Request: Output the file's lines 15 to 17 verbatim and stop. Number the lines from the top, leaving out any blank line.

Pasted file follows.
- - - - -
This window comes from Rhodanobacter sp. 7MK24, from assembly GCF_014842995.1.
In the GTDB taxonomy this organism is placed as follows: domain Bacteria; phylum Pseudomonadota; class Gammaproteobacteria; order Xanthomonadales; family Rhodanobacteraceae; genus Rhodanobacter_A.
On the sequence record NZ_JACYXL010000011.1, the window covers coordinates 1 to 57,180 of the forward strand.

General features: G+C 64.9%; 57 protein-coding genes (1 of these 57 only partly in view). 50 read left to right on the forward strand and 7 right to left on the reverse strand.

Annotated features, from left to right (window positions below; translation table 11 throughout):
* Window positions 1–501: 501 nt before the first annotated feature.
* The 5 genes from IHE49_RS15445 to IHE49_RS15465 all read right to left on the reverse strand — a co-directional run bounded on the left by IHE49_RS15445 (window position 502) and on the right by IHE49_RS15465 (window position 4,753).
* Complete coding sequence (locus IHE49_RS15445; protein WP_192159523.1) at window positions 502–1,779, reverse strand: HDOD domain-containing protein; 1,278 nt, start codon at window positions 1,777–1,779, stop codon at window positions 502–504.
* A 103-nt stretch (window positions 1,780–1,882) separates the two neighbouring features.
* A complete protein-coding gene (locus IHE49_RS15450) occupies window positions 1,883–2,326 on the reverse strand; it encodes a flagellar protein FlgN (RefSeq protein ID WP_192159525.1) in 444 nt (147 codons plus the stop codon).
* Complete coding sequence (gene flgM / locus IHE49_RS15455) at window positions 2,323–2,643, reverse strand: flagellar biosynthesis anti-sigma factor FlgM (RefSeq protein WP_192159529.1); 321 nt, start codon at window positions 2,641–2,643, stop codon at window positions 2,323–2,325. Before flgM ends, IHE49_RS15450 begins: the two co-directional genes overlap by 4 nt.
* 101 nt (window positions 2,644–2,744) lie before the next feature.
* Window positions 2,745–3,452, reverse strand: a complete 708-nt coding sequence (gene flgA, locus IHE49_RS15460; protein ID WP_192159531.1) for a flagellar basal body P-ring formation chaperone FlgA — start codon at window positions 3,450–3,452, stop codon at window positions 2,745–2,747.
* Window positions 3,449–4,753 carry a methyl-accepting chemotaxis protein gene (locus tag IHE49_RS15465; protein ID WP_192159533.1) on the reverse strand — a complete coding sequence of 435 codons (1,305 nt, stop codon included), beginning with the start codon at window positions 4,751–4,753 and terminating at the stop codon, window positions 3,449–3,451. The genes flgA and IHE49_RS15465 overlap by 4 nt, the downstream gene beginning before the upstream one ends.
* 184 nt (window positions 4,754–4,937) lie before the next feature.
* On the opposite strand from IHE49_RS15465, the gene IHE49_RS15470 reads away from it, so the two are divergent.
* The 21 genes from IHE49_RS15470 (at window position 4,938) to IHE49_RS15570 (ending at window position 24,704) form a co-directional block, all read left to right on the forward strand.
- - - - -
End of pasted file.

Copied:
* 184 nt (window positions 4,754–4,937) lie before the next feature.
* On the opposite strand from IHE49_RS15465, the gene IHE49_RS15470 reads away from it, so the two are divergent.
* The 21 genes from IHE49_RS15470 (at window position 4,938) to IHE49_RS15570 (ending at window position 24,704) form a co-directional block, all read left to right on the forward strand.